London – A visit to the Hindu Temple in Neasden

Visited the Baps Shri Swaminarayan Mandir, Europe’s first traditional Hindu Temple, at Neasden in North London. Because the inside of the temple is not allowed to be photographed, I don’t have any images to show you, just a few of the outside and they too had to be limited to certain angles – a bit annoying, but that’s how it is.

That said, I cannot begin to describe to you the beauty of the inside. The colour, the wooden and marble carvings, the architecture and design just takes your breath away.

Once again this experience taught me that essentially the major religions of the world all really believe in the same things, but they just have different vehicles of expression. Remove these mythological garments and we’re far closer together than we think.

I took the image of the flowers in the Men’s toilet at the Indian restaurant alongside the temple. I was having a wee and looked up and saw them on the wall. I’ve never seen anything like this in a men’s toilet before, so I just had to take the shot. Quite something peeing among the flowers.

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About Don

I love life. Sometimes it makes sense, other times not. Discerning its underlying patterns and beauty always provides great reward and meaning and is a passion I ineptly follow. I feel deeply attached to nature and love the sea with its distinct moods and colour and find walking along its beaches wonderfully inspiring. Writing, sketching and photography is a sheer joy for me and the blog is one of the places I am able to express these pursuits.
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12 Responses to London – A visit to the Hindu Temple in Neasden

  1. Katy says:

    Re:- the flowers in the loo. It just shows you that there is beauty in the oddest of places, you just have to look for it. When Barry andI were in the U.K. in 2005, I went into a ladies in Hull, Yorkshire and couldn,t believe my eyes. It was like a beautiful conservatory, simply bursting with gorgeous flowers and plants . I was so surprised that I asked the attendant if I could bring Barry in to see it. Then he went into the gents and to his surprise it was exactly the same. It was a bit like an Alice in Wonderland moment! The Temple architecture is beautiful, but different to our Hindu temples here in S.A. They are much more colourful, but not as ornate. You and Jane are going to be positively “stuffed” with culture when you return home. Thanks for sharing.

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    • Don says:

      Katy, I love your story about the loos. I can just see Barry going into that loo. Perhaps we should start adding a little more beauty to them. might deepen and enhance the experience. Lol.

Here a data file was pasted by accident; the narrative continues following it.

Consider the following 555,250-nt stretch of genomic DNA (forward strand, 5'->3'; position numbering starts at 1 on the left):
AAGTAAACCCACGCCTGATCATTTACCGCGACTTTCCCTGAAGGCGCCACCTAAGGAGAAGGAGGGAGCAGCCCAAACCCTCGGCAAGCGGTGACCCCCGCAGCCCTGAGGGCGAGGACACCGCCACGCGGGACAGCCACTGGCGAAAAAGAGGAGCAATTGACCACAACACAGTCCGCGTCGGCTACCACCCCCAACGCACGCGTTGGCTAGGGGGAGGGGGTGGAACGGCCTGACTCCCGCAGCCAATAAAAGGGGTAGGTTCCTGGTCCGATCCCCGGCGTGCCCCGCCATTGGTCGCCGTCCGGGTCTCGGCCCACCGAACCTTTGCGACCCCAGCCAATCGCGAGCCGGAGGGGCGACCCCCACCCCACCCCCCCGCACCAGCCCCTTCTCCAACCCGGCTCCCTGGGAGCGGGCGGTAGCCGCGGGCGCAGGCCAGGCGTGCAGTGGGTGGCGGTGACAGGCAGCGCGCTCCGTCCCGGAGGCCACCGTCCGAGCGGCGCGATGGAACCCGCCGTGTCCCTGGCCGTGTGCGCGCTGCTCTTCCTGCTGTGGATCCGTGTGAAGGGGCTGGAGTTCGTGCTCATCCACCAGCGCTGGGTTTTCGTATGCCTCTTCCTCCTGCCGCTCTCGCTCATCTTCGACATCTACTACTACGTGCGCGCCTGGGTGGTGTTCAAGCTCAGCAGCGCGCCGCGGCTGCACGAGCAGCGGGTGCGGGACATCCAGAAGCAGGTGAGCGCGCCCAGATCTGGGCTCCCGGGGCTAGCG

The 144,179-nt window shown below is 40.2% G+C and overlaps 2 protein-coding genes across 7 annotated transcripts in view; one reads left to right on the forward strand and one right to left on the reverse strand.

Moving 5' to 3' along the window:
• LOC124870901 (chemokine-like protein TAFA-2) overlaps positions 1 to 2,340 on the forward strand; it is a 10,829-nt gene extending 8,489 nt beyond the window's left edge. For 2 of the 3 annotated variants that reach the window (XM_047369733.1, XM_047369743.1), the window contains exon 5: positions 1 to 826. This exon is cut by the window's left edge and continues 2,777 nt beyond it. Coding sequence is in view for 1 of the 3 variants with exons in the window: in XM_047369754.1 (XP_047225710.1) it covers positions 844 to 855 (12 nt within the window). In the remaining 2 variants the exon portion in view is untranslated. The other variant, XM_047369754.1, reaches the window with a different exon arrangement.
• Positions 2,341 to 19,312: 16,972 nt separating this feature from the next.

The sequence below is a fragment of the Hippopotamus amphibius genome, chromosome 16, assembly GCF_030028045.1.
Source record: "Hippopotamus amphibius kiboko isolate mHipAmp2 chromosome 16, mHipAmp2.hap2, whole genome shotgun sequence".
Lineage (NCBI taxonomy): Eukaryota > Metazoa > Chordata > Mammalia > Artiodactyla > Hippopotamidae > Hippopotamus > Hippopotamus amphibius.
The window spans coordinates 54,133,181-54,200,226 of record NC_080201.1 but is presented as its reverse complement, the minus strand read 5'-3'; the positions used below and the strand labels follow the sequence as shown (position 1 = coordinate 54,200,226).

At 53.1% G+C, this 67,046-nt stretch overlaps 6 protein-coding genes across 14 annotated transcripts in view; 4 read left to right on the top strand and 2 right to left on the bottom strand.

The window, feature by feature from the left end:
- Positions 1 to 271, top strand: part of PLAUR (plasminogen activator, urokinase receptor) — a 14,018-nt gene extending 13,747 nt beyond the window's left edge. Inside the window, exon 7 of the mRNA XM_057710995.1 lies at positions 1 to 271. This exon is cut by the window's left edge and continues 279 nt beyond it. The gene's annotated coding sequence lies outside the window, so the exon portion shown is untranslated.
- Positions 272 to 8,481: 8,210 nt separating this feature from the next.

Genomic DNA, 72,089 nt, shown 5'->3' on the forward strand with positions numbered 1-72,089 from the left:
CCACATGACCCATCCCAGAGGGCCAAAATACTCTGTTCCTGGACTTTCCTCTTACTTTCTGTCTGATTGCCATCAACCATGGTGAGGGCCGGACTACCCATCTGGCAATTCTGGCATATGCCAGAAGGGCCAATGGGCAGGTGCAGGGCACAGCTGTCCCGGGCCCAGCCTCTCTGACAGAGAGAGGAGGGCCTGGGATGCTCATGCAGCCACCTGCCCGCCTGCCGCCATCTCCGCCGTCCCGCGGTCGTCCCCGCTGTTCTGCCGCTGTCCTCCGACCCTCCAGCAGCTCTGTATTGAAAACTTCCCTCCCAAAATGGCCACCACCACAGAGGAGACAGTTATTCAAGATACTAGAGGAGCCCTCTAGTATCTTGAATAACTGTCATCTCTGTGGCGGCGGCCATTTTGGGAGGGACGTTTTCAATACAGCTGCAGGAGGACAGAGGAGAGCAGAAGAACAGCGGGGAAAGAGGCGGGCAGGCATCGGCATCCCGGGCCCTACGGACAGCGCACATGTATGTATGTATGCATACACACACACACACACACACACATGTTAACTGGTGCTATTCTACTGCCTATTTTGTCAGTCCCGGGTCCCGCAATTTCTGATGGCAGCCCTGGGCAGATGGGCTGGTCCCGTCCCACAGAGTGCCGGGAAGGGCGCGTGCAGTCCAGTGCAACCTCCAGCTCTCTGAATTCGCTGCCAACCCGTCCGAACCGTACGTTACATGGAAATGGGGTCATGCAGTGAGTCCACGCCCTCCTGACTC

I’m just sorry that we couldn’t take photos inside. It was absolutely breathtaking. I must say that the cultural fusion here in London is wonderful and we will probably be “stuffed” with culture when we get back. Thanks for sharing Katy.

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  2. nrhatch says:

    That’s some temple. Glad you enjoyed it . . . and your sojourn amid the flowers.

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  3. Incredible! I would love to see the inside since the outside view is spectacular. Wonderful post.

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  4. ladyfi says:

    All religions are much closer than people think… unfortunately, it’s the dogma that keeps people apart.

    Stunning shots – I can only imagine the beauty you found within.

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  5. Hudson Howl says:

    I knew not of Baps Shri Swaminarayan Mandir, not really what I would expect.

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    • lyn Stephenson says:

      Thanks Don for the photos. I was thinking how true it is what you say, certain architecture can literally take your breath away. Some structures jar the senses; while others have the ability to instill a strange feeling of reverence. I’ve experienced this a number of times.

      Then I came across something called ‘vastu shastra’, which is apparently an ancient science for designing and construction with the focus on creating harmony between building and dwellers. It seems the temple at Neasden was constructed in such a way. Isn’t that marvellous? Can you imagine living in such a dwelling?

      Enjoy your visit and hope you discover other interesting watering holes!

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      • Don says:

        Thanks Lyn. I just love that concept you describe. Have never heard of it before, but it makes all the sense in the world. I find that kind of harmony whenever I look at Palladium architecture. Spencer house in St. James’ is built along these lines. I don’t know if you know it? Popping out to an interesting statue in a few moments. Caused quite a bit of controversy. I’m going to do a post on it. Thanks again Lyn – nice chatting.

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  6. Don says:

    I also didn’t know of it, Hudson. Glad I found it though.

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